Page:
There is a cost–benefit trade-off involved in increasing the frequency of financial reporting. The main benefit is that it may discourage investments in unattractive projects. But increased reporting frequency can potentially encourage managerial short-termism. Certain conditions justify a greater frequency of disclosure, whereas others do not require more frequent reporting.
Increasing the frequency of financial reporting is not always desirable. Investigating the cost–benefit trade-off, the authors highlight that the main inefficiency associated with more frequent reporting is that managers may adopt a short-term attitude when appraising investments. The benefit of more regular financial reporting is that it encourages discipline and thus may decrease the probability of the company’s entering into negative net present value projects. The authors then describe certain conditions that make increased frequency more desirable as well as conditions that do not support more frequent reporting.
How Is This Research Useful to Practitioners?
The authors identify the costs and benefits of increasing the frequency of financial reporting. Reporting that occurs too regularly is not always desirable. Managers may adopt a short-term perspective when analyzing projects, especially when the firm’s project choice cannot be easily observed. They might focus on short-term projects that could increase share price. Regular reporting, however, also encourages discipline and thus may deter investment in negative net present value projects when the firm’s investment is observable. As such, firms may avoid overinvestment and could return cash to shareholders in a frequent reporting regime.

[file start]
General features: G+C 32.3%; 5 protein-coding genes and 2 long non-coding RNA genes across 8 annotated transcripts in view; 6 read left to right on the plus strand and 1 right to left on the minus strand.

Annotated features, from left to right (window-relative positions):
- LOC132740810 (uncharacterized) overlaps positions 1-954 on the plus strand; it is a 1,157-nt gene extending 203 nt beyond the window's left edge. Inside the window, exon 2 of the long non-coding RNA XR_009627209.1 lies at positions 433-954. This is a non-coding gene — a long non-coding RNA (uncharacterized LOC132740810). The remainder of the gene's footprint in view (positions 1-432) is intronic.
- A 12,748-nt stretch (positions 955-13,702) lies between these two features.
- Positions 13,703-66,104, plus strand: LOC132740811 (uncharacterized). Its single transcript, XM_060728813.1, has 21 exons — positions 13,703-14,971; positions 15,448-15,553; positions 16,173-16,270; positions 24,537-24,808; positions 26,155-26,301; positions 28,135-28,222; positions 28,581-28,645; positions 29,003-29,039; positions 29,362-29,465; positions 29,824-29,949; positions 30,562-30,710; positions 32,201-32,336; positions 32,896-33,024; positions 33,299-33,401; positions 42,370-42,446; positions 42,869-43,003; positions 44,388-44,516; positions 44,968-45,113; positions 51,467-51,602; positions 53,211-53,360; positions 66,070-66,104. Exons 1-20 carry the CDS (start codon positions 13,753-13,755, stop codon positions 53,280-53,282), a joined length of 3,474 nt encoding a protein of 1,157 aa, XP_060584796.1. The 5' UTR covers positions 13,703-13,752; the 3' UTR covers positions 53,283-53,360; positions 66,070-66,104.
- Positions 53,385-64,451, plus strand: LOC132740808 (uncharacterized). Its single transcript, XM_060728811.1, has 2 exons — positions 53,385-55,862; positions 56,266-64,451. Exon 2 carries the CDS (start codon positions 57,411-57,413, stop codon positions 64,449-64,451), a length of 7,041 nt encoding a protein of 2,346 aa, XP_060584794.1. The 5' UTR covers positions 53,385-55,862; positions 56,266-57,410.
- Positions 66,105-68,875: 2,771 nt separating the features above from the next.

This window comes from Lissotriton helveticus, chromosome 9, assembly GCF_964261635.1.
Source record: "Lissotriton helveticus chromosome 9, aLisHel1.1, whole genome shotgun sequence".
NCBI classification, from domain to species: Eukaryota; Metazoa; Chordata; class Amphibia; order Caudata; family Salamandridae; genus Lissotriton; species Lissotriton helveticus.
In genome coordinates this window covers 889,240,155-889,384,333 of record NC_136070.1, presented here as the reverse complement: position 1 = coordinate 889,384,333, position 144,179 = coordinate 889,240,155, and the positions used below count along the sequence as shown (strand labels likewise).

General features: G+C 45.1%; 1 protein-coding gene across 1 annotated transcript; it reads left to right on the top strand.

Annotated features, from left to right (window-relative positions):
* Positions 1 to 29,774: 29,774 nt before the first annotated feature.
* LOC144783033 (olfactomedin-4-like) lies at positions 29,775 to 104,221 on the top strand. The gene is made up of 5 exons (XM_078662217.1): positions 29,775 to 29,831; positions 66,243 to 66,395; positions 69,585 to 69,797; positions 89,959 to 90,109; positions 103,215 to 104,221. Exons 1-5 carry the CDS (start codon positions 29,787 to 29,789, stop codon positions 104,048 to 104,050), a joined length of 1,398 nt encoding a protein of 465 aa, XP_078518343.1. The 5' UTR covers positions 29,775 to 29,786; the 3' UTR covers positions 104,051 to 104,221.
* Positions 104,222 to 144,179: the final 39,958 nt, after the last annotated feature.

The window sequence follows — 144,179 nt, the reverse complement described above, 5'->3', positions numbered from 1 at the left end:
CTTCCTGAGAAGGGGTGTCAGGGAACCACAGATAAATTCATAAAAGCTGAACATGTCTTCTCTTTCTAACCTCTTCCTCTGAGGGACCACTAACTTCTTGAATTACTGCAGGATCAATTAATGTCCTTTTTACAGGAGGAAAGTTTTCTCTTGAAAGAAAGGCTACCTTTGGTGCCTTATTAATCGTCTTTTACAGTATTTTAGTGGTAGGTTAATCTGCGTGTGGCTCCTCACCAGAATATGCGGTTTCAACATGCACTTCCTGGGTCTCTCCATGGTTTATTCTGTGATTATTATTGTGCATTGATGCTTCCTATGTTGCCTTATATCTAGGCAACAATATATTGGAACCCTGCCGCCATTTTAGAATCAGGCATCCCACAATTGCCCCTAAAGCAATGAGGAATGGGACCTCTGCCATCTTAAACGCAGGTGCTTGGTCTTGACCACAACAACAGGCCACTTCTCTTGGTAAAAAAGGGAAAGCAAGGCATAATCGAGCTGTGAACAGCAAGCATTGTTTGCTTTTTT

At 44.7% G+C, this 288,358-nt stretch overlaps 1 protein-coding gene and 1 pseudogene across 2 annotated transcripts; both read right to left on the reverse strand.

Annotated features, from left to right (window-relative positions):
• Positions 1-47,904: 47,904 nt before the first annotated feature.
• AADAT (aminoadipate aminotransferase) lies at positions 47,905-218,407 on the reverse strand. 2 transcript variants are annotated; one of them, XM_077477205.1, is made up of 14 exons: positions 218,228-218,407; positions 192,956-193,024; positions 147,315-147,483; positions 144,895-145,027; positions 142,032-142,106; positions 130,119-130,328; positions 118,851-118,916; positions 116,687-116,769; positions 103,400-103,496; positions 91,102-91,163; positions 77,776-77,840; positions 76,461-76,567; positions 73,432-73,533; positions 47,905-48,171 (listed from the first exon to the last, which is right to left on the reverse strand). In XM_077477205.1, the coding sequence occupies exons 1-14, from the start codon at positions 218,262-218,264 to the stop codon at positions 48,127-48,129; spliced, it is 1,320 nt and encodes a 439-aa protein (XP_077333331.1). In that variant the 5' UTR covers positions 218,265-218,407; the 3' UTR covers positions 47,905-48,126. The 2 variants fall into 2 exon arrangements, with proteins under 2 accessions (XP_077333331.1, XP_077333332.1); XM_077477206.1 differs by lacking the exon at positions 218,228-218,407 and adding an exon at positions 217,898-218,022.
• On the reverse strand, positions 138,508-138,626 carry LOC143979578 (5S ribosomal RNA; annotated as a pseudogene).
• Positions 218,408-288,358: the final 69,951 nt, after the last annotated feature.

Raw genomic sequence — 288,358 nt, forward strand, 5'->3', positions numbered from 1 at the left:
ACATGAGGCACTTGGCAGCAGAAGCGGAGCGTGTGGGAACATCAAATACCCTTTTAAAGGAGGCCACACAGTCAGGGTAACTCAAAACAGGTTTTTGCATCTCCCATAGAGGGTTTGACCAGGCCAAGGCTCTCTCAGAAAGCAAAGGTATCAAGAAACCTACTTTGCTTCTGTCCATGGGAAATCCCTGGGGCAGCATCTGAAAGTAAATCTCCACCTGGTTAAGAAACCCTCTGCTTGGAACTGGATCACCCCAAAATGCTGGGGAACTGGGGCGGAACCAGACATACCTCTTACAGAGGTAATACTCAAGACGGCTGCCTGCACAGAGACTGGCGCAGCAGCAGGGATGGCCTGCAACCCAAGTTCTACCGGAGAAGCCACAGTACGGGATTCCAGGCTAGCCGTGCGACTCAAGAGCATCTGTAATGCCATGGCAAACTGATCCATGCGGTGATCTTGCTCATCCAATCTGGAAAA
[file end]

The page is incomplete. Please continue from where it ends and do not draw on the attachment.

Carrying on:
Certain conditions favor regular reporting, and others do not. The inefficiency caused by frequent reporting may be reduced with well-designed managerial compensation contracts. Shareholders should also avoid having a short-term investment horizon.
Portfolio managers, investors, and regulators will find the conclusions of this research useful. It would seem that encouraging more frequent reporting is not always beneficial given the potential of managerial short-termism. Thus, regulators should select a disclosure frequency with care. Similarly, portfolio managers and investors should avoid focusing on short-term financial performance when making decisions.
How Did the Authors Conduct This Research?
The authors begin with a stochastic model to study the impact of impatience in the capital market. They find that managerial myopia will prevail when there is a combination of impatience in the capital market, informational imperfections, and frequent financial reporting. When the market and the manager have identical information, it is not expected to result in managerial short-termism.
Next, the authors use a two-period model to analyze the impact of frequent and infrequent reporting. Two scenarios are considered—namely, “equilibrium with infrequent reporting” and “equilibrium with frequent reporting.” Frequent reporting will encourage managerial short-termism when there is a high degree of impatience in the capital market. The authors then attempt to assess the cost associated with increasing the frequency of financial reporting.
They measure social welfare as the ex ante expected surplus over the two-period investment horizon. Their analysis shows that frequent reporting imposes greater discipline on managers. Assuming that shareholders are patient, there will be clear benefits associated with increasing the frequency of reporting. But impatience in shareholders can lead to managerial short-term myopia. Therefore, there is a trade-off associated with more regular financial reporting.
The authors assume that managers are “benevolent” when assessing the impact of short-term myopia and that there are no conflicts of interest between managers and shareholders. Their analysis also ignores the impact of voluntary disclosure in the infrequent reporting regime.
There have been various debates on whether increasing the frequency of financial reporting is desirable. The authors identify a trade-off between the costs and benefits of more frequent reporting. Although I do have concerns that the analysis assumes that capital markets are efficient (which is not necessarily applicable in all countries), the authors highlight that greater frequency of disclosure is not always beneficial. Shareholders and investors potentially stand to benefit from greater discipline by managers. But there is the risk that managers will focus too much on the short term. Regulators, therefore, have to decide what represents an ideal reporting frequency.